The United Arab Emirates started a program that aims to reduce the debt burden of its citizens as the oil-rich Gulf country grapples with an economic slowdown.
The program, launched by the central bank, targets loans that cost individuals more than 50 percent of their monthly salary, according to the state-run WAM news agency. Payments would be consolidated over a maximum period of four years and capped at half the person’s salary or 30 percent of their pension. The interest rate won’t exceed the three-month interbank rate
Gulf Arab monarchies have frequently bailed out citizens by writing off debt, part of an unwritten social pact that offers generous benefits in return for political loyalty. Critics say such moves encourage irresponsible borrowing. The vast majority of the U.A.E. population is made up of expatriates.
The U.A.E.’s program comes as the non-oil economy struggles to cope with more than four years of lower crude prices, causing a drop in property values. A measure of business activity last month showed that companies in the second-biggest Arab economy are cutting jobs at the fastest pace in almost a decade.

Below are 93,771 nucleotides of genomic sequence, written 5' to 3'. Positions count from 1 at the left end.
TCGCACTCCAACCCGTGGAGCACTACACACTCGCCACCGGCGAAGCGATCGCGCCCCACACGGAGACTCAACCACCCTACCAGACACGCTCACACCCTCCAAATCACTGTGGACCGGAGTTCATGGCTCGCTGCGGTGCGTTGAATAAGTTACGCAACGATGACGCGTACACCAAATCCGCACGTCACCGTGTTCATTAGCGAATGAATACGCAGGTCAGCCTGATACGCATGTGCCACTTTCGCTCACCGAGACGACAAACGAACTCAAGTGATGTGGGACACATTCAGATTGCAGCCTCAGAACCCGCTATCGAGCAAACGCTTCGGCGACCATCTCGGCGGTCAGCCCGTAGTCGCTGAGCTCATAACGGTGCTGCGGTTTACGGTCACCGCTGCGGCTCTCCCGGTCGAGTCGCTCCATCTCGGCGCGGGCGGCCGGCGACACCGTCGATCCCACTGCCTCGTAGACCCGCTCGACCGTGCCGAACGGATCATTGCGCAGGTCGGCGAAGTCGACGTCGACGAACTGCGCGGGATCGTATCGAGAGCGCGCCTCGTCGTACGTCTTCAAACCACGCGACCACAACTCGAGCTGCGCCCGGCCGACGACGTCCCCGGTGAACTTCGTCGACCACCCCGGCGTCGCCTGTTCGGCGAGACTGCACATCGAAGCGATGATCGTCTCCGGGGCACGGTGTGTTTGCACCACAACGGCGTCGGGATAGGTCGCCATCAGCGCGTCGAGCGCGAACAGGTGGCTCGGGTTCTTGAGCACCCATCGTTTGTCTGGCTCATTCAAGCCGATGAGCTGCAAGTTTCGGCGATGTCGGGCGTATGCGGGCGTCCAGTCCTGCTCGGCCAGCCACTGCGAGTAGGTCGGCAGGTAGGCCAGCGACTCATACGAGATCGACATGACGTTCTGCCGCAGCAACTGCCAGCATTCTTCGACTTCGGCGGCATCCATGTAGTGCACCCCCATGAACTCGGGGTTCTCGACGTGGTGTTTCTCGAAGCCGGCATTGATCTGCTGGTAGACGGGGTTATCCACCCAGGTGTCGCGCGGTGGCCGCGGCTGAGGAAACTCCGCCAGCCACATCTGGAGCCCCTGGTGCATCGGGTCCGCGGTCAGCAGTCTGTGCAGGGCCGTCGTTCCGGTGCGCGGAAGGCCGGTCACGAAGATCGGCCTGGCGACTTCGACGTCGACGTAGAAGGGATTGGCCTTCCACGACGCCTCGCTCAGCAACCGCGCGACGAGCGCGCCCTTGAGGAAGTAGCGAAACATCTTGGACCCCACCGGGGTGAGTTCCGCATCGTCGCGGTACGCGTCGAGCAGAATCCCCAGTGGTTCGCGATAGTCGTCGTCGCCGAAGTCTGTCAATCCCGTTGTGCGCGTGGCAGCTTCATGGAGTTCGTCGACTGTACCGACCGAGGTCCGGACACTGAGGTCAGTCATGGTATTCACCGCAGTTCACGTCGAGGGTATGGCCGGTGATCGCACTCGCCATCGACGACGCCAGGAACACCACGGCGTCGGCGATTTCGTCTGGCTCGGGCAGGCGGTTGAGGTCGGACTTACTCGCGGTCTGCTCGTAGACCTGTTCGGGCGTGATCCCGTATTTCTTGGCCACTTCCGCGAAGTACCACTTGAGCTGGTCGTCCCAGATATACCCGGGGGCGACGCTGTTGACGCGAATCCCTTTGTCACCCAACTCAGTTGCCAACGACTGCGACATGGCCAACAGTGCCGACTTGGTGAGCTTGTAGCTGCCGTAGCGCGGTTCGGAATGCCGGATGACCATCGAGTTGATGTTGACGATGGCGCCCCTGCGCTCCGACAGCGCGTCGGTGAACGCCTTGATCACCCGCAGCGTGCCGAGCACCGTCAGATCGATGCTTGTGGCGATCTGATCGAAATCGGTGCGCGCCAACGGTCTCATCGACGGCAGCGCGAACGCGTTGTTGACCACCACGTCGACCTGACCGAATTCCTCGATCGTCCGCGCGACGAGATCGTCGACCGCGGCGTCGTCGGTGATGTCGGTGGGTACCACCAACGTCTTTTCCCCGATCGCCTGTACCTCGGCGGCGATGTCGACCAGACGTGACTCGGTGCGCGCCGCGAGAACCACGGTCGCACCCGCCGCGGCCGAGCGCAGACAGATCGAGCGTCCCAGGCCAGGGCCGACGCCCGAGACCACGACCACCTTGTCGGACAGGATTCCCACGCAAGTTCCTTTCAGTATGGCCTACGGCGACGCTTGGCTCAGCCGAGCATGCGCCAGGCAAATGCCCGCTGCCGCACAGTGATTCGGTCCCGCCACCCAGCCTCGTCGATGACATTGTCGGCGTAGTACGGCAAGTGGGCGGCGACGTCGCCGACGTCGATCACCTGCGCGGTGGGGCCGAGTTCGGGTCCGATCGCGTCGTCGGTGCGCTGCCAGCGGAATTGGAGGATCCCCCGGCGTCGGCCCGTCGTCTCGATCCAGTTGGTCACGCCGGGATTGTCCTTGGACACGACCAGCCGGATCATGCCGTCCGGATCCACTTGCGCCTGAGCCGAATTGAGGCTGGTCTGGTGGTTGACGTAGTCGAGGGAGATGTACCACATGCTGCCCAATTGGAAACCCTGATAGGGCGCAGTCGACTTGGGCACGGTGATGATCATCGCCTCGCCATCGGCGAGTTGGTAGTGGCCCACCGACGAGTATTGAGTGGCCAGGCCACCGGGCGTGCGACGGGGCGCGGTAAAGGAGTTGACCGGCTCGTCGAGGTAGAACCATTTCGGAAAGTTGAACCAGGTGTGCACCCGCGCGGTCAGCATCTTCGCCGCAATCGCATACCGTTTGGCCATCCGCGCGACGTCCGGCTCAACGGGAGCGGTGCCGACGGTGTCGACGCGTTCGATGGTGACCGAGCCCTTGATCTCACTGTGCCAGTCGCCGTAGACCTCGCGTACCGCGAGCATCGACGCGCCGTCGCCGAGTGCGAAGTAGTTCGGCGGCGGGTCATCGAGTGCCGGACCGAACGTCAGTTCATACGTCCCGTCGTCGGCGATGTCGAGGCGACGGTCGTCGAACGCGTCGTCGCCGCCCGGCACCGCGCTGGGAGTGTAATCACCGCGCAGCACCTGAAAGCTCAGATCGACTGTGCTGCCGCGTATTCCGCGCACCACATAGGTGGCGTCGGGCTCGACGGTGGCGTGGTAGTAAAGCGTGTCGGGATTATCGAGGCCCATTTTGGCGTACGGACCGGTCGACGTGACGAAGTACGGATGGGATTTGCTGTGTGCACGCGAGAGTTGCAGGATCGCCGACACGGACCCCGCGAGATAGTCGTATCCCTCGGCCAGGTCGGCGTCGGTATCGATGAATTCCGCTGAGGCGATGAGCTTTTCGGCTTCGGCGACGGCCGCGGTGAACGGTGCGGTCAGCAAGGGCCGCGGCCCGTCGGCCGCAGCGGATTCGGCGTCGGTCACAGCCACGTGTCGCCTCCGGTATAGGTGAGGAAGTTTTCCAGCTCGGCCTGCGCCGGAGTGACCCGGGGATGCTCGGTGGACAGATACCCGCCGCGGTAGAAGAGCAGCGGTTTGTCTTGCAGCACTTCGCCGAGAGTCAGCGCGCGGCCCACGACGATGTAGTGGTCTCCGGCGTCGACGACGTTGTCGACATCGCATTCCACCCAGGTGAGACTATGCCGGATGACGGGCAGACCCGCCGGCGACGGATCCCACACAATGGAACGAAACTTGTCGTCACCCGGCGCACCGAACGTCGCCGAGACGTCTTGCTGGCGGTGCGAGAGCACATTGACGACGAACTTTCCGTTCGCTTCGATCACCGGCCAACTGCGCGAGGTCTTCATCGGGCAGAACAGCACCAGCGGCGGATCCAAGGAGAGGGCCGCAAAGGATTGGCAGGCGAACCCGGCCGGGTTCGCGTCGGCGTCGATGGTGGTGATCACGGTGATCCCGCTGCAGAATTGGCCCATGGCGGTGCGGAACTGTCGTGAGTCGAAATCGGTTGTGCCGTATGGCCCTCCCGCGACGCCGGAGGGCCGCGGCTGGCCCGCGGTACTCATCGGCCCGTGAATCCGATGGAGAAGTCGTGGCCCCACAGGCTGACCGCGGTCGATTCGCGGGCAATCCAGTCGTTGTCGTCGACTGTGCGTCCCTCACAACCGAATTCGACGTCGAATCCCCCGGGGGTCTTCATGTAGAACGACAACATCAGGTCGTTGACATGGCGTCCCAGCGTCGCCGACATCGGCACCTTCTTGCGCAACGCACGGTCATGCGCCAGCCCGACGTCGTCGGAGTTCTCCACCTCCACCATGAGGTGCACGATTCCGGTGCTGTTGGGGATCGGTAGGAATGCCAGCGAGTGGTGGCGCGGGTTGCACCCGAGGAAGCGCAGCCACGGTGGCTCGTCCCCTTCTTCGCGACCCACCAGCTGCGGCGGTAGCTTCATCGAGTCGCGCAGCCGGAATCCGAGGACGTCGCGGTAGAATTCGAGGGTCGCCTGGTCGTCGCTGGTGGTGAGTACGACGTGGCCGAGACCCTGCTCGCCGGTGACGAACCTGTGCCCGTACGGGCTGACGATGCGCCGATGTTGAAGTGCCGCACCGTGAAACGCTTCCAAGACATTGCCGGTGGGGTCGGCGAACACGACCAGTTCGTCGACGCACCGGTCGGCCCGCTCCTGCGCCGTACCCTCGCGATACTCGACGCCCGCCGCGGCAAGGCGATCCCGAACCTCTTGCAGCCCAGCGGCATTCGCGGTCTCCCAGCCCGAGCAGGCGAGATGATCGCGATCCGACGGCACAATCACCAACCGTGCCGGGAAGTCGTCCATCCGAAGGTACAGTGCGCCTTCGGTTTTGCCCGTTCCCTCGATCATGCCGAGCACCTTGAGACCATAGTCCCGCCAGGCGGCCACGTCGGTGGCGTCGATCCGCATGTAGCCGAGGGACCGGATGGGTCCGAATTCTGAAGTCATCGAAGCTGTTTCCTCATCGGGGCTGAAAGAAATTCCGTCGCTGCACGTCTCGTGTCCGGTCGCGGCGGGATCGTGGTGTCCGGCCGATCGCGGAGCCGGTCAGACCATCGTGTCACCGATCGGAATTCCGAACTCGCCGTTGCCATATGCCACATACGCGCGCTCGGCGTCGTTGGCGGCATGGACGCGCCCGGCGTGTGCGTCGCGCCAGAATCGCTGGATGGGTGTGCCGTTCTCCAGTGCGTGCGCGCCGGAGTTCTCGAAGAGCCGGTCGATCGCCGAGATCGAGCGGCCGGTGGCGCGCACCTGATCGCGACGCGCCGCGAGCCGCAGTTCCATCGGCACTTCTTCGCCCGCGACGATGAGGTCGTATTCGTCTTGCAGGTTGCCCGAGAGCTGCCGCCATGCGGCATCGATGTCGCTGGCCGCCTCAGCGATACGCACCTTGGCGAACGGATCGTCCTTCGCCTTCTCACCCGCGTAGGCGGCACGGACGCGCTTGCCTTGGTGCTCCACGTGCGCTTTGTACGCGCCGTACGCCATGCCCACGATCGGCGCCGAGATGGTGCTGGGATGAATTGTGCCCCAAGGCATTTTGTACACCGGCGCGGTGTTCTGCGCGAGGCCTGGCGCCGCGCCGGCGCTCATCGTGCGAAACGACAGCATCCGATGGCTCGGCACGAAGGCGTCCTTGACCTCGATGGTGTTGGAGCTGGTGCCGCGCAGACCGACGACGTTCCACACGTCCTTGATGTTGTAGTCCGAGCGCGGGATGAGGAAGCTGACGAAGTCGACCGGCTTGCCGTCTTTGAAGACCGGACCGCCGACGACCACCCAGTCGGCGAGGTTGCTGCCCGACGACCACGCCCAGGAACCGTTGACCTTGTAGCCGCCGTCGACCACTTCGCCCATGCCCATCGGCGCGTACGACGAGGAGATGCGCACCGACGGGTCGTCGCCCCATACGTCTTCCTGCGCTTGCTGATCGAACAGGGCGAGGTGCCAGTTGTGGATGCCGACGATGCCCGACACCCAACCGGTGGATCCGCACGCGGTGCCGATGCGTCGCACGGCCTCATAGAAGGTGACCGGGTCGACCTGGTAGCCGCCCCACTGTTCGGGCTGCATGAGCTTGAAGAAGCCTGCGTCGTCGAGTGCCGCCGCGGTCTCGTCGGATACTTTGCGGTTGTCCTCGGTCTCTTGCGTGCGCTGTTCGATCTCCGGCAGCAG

Under the program, eligible debt includes personal loans, auto loans, overdraft facilities and credit card balances given before May 2011. It doesn’t cover mortgages or loans for shares or deposits. Banks will start accepting applications in April.
Citizens have to pledge that they would not seek any loans or credit facilities from banks or financial institutions during the repayment period, WAM reported.